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KGW found 35 states, along with Washington D.C., provide $50,000 or more for clients who were ripped off by dishonest lawyers. New Jersey and New York have maximum reimbursements of $400,000 per client.

Four states, including Massachusetts, Connecticut, Delaware and Montana, have no limits.

The average maximum limit per claimant nationwide is $88,000, compared to $50,000 in Oregon. Each jurisdiction has its own rules for reimbursement.

Lori Deveny resigned from the state bar in July 2018, meaning she can no longer practice law in the state. Lawyers in Oregon are required to have malpractice insurance.

Jeff Merrick, a Portland lawyer who has blogged about the Deveny case, explained it is unlikely that former clients could collect on malpractice insurance.

“Malpractice insurance covers lawyers for mistakes,” explained Merrick. “Malpractice insurance does not cover people for fraud or stealing or intentional harm, so insurance doesn’t do you any good if your claim is ‘my lawyer stole my money.’”

Several of Deveny’s former clients have filed civil lawsuits, along with her creditors. Court records indicate Deveny has not responded, resulting in a judgement.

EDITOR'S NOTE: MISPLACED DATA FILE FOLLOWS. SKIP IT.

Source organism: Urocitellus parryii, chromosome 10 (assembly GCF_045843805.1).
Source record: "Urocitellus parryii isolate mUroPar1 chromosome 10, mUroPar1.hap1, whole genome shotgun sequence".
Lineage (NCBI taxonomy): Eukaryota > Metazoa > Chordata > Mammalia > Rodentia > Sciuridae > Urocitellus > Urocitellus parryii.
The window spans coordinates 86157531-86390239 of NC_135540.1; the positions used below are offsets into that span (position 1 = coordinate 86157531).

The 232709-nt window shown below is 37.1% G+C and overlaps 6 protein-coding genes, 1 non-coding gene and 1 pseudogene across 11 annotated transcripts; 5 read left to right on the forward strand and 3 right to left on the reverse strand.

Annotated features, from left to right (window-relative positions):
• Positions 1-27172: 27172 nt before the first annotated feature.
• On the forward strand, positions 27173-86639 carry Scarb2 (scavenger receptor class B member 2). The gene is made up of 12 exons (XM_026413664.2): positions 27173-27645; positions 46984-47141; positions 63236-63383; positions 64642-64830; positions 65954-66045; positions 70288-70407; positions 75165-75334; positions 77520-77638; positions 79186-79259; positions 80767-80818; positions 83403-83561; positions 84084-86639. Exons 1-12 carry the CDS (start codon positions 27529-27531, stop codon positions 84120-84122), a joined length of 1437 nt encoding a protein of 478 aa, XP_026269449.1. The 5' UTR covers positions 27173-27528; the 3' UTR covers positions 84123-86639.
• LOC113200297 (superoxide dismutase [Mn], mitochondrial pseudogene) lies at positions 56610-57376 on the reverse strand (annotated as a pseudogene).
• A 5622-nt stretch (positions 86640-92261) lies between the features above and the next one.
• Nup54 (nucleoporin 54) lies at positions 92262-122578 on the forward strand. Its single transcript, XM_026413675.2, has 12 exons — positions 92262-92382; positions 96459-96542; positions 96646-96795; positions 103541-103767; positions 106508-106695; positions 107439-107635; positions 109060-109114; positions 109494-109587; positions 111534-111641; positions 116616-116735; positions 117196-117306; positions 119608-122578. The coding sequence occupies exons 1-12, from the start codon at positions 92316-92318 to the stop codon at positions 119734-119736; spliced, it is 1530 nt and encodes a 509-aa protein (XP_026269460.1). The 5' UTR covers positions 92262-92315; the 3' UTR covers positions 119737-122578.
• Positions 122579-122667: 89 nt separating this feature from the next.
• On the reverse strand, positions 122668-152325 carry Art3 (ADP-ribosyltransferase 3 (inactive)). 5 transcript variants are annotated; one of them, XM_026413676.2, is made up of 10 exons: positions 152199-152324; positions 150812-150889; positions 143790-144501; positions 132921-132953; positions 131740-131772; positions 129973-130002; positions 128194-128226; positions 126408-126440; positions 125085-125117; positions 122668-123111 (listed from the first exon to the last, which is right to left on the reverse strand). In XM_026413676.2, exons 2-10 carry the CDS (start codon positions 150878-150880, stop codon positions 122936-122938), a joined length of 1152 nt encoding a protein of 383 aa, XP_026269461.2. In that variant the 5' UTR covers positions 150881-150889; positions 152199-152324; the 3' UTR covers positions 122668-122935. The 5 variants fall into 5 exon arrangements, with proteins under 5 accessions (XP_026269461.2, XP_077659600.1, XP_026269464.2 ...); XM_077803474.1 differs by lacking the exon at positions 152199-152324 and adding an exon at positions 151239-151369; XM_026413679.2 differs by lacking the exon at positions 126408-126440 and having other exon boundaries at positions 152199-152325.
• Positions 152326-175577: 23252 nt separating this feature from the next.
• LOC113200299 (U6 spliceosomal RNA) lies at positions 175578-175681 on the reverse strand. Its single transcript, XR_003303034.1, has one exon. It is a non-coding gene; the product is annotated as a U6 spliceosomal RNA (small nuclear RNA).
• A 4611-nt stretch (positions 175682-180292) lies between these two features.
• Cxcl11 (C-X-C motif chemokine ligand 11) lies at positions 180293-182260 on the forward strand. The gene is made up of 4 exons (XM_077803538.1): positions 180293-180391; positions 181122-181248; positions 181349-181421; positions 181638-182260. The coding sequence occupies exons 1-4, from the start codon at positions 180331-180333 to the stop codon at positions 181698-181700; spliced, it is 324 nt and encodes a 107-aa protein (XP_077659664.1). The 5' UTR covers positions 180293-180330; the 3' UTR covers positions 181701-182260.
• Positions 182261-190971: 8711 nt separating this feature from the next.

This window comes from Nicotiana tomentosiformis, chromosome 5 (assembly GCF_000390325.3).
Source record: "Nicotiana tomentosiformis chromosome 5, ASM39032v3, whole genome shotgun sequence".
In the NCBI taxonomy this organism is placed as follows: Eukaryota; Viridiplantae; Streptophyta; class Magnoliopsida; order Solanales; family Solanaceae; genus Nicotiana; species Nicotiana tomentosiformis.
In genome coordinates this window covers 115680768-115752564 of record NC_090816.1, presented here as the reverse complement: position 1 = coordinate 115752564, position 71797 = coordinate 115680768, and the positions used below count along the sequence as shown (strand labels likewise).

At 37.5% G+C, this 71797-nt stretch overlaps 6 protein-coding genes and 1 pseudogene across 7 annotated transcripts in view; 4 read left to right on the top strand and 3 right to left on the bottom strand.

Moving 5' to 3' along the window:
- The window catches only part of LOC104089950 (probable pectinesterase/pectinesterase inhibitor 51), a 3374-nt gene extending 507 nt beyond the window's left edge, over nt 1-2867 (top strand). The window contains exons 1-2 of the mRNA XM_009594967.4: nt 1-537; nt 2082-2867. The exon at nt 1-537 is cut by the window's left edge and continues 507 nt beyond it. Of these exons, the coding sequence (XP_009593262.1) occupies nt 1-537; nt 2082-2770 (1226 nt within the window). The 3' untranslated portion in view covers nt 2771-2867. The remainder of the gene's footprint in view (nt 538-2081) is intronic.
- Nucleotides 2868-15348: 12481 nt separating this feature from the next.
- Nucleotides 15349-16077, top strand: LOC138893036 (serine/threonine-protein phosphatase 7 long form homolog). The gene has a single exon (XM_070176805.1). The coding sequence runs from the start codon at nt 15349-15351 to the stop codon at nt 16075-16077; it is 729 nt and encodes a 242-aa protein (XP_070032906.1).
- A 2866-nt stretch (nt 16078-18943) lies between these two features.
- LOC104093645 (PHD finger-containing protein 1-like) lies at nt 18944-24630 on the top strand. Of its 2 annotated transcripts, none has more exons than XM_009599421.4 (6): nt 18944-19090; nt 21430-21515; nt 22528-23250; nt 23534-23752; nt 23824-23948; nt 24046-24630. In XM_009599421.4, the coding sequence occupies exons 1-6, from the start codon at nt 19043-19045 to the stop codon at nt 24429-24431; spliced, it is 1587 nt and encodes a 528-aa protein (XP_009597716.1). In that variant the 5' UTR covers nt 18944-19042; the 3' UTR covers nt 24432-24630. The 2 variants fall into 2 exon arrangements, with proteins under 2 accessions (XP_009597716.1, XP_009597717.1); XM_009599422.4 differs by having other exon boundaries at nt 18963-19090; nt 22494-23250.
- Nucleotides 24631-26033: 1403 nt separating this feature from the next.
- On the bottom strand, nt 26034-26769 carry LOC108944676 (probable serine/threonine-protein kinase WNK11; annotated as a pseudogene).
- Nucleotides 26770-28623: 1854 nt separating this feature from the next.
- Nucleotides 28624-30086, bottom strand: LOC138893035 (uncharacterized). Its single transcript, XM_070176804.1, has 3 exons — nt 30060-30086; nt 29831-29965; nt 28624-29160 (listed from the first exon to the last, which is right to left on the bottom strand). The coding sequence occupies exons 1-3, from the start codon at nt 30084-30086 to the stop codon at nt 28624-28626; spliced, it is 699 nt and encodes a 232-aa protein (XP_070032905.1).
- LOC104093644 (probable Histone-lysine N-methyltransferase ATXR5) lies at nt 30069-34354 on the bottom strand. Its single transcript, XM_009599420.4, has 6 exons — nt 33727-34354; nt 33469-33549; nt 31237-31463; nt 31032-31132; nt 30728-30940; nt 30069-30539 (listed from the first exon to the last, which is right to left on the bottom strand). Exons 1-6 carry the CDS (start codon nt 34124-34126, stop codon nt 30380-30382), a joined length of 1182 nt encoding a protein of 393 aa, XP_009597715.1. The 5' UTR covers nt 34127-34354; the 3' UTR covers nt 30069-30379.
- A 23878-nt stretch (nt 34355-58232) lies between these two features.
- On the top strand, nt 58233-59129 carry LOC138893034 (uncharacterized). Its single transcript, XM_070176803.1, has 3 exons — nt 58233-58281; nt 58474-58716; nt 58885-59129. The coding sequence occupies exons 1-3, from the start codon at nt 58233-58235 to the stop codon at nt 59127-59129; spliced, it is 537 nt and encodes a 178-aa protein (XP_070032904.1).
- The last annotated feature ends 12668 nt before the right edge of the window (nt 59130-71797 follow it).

Merrick explained the problem with a civil suit is collecting on that judgement.

“The best a lawsuit can do is give you a judgement that says somebody owes you money. You get a paper IOU and then you have to figure out how to collect on it,” explained Merrick. “You have to figure out where are their assets, can you garnish a bank account, can you get a sheriff to seize property?”

It is not clear if Deveny has any assets. Her home is in foreclosure. In May, a federal judge allowed Deveny to sell guns and taxidermy items of exotic animals to pay off debt, but required she keep sales records.  

When a KGW reporter visited her house in Southeast Portland in early August, a yard maintenance crew worked outside cutting the grass, raking and blowing leaves. Deveny had a Cadillac SUV registered to her parked in the driveway. A woman walking up the driveway explained that she provides specialized home food delivery to Deveny.

Deveny declined requests for an interview, as did three different lawyers associated with her civil and criminal cases.

She is scheduled to go to trial in federal court in October. Deveny pleaded not guilty to charges of mail, wire and bank fraud, aggravated identity theft, money laundering and filing false tax returns. The 24-count federal indictment suggests Deveny used the money embezzled from her clients to pay for big-game hunting trips to Africa, other vacations, remodeling her home, expensive cigars and other “expenses associated with her lavish lifestyle.”

Deveny is also facing charges in state court, including 92 counts of theft, identity theft, forgery and criminal mistreatment. She has pleaded not guilty and is scheduled for trial in November in Multnomah County.  

“I just don’t want this to happen to somebody else,” said Martin. “And of course, I would like to see Lori in prison for the rest of her life.”